Rugby must play it safe on concussion danger
Conrad Smith is a head case. The All Blacks centre has just received his second serious concussion of the season. There are probably more that we have not seen highlighted on TV. So is Smith endangering his long-term health by playing rugby? And if he is, who will tell him to stop?
This is a huge moral question facing rugby. Who has a duty of care to protect the players? Is it up to the individual? Is it up to the NZRU? Or does this go all the way to ACC and the Government? One thing is for sure, you and I will be paying tax for these guys' long-term treatment if they develop Alzheimer's or other degenerative brain conditions.
Ian Murphy, the medical director of the NZRU, says of the duty of care:
"It's a fair question. It's a difficult question for me to answer. Firstly we must ensure that Conrad is fully recovered from this episode. Then we will have the opportunity to sit down with Conrad and talk through these issues It's a case-by-case decision. We ensure the player is fully informed about his condition. Ultimately it is up to the player. I am very comfortable for an educated young man like Conrad to be taking that decision."
That begs the question of whether Murphy would be so comfortable about a less educated man taking the decision, but I also have a problem with the key phrase "fully informed". That is not possible at the moment, because we just do not have all the information about concussion, head impact and any causal link there may likely be to cognitive degeneration. We are not fully informed.
So what do we do in the meantime? Do we acknowledge that American studies have shown that the brains of deceased NFL players frequently look like "defecated fruit"? Do we conclude that there is enough evidence to suggest a link with impact sport and brain deterioration and extend that link to rugby?
We know there are players like Steve Devine, the former All Black, stumbling about and suffering headaches, tiredness and reduced co-ordination after a series of concussions. But we cannot yet absolutely prove the causal link.
Should we require that absolute proof before we take decisive action, knowing that by waiting we may be endangering the health of some of our kids? That is not as easy a decision as it sounds because rugby is a huge part of New Zealand society. It has become economically and socially much more important than just a game.
Malcolm Gladwell, the author of Tipping Point, Blink and Outliers, recently outraged some students at Penn University by suggesting that their students should boycott and picket the college's American Football games.
Gladwell cited the case of a German immigrant called Hoffman, who worked for Prudential Insurance in the 1920s. Hoffmann went around a number of mining communities carrying out a survey of mortality rates.
Hoffman concluded from overwhelming evidence that dust inhalation was causing premature death. But the mining companies and the medical authorities said, "You have no proof." Over 50 years later the mining community finally admitted to black lung disease.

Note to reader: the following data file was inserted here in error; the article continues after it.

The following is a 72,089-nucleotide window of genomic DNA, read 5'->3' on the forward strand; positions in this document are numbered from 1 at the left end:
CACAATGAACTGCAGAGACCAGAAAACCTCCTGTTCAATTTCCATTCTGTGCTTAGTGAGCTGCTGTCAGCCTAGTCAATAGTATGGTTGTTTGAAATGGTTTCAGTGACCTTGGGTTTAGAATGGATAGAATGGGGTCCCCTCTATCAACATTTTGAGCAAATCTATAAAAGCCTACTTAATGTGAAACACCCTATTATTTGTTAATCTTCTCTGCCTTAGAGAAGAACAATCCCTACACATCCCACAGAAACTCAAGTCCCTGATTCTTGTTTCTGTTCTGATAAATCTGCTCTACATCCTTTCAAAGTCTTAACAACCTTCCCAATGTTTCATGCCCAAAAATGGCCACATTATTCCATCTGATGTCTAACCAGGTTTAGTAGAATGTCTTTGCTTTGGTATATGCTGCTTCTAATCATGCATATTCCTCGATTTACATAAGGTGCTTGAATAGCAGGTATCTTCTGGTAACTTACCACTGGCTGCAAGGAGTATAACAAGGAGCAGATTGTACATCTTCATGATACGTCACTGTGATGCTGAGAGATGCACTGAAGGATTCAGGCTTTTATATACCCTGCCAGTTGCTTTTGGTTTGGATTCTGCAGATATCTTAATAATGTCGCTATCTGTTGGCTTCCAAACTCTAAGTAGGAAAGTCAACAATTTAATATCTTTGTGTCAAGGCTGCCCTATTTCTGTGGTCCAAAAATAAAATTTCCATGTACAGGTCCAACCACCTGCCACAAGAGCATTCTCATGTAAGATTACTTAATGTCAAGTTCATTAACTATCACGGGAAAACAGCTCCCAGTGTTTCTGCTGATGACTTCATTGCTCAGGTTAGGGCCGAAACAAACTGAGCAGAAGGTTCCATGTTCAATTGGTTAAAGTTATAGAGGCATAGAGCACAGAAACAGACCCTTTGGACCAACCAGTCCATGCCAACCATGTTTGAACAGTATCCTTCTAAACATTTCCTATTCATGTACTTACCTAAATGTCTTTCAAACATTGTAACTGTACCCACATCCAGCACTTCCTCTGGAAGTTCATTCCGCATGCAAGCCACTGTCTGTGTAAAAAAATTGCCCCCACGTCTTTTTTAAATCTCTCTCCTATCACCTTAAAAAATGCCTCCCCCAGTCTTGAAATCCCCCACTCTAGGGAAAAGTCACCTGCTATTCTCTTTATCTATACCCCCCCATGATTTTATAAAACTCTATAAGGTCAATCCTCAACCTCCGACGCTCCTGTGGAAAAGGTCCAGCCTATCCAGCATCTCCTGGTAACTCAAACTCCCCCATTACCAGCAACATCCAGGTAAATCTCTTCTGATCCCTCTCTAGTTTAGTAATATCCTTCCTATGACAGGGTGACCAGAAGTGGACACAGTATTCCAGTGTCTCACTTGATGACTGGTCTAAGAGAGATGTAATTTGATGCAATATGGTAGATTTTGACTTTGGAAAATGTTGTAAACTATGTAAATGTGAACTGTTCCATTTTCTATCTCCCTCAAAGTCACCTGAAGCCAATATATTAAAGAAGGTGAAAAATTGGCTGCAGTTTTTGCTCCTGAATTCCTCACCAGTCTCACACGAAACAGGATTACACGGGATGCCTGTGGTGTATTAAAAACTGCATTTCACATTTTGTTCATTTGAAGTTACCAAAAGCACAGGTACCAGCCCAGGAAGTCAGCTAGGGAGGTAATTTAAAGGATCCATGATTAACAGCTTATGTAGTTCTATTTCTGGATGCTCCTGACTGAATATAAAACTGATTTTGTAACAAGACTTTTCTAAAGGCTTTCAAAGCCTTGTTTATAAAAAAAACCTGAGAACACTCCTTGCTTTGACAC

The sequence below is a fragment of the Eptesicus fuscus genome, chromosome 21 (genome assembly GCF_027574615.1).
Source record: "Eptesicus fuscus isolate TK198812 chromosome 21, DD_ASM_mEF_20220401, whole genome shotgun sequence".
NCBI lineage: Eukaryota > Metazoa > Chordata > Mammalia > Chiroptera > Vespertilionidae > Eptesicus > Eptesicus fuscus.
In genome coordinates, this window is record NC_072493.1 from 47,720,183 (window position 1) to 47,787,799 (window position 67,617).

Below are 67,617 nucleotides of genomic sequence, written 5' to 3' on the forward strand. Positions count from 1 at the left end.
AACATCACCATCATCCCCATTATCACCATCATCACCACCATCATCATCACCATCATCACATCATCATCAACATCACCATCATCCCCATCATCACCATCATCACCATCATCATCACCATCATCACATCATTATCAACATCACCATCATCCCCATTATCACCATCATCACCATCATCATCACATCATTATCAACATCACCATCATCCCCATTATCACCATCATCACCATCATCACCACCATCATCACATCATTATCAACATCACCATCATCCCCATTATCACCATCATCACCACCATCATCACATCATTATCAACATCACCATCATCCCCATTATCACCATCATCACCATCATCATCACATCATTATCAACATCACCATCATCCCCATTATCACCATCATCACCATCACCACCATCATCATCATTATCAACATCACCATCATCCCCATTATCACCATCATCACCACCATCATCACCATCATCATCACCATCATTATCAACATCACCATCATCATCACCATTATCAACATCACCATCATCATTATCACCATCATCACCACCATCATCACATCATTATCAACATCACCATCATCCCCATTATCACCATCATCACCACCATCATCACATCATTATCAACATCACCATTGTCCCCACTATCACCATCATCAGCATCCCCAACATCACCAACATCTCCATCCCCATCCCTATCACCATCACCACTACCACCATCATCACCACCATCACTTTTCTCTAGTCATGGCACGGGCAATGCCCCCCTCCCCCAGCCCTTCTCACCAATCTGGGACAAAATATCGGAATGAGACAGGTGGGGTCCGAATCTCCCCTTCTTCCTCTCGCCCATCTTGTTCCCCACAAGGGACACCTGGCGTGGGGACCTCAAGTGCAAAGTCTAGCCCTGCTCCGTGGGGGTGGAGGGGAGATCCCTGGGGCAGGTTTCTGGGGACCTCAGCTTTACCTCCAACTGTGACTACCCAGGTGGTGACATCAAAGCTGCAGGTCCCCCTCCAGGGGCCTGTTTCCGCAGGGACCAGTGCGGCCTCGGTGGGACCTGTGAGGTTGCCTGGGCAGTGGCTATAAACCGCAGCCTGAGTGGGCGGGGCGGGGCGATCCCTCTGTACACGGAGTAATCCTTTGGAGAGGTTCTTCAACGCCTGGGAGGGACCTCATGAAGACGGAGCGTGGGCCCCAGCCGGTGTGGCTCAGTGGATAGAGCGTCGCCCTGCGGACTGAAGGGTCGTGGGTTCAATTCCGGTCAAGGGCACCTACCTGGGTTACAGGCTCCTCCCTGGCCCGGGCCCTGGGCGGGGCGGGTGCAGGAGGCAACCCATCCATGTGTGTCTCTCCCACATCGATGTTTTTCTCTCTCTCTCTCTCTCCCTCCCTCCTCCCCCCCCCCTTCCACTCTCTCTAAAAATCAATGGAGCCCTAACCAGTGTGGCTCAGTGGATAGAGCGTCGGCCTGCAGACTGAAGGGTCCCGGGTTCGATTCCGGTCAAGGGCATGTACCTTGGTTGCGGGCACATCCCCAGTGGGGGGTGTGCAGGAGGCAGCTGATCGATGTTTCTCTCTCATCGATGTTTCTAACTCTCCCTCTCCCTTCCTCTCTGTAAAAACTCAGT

Gladwell draws a comparison with American football. We have no proof. We don't know if traumatic concussion or repetitive sub-concussive impact is more important. We don't know how many times a player has to be hit. We don't know if drug-taking is a factor. There is a whole heap of stuff we don't know. But we do have a lot of evidence. Gladwell argues that calling for proof is an excuse for inaction.
Gladwell says pro athletes can do what they like, but college kids could be protected by a waiver programme. His waiver reads, "In agreeing to play college football you are taking a real but unknown risk of dementia, depression and early death. There is no known cure for this condition . . . If evidence of CTE is found we promise to compensate your estate accordingly for wrongful death."
What's wrong with that? If we are so comfortable with the lack of risk in rugby, what university would not be willing to sign such a waiver? Well, I suggest Auckland University of Technology would be most unwilling to sign such a waiver.
It is undertaking a study into the possible link between rugby and brain degeneration in 40 to 60-year-olds. It is testing 200 ex-elite rugby players, 200 ex-community rugby players and 200 ex-sportsmen who didn't play rugby.
Ian Murphy and I cheerfully disagree about the NZRU's current position towards the evidence. I urge more caution, Murphy says that a cause and effect has not been established. But we are absolutely agreed on the urgent need to hurry the science along. At the moment the AUT programme is well short of numbers. I underwent the test yesterday and it is a tiny amount of time to give up for such an important study.
So if you fall into one of the above categories please sign up at sprinz.aut.ac.nz/ourresearch/rugby-health. You could be saving the life of one of your grandkids.
In the meantime, maybe Conrad Smith could retire for the good of the game. He has done it all. What better example could the Canes' captain set?
Just this weekend a severely concussed player was urged back on to the field in the big Wairarapa derby.
Maybe Conrad Smith, heroic lawyer and All Black, is just the man to put a stop to this type of Neanderthal thinking.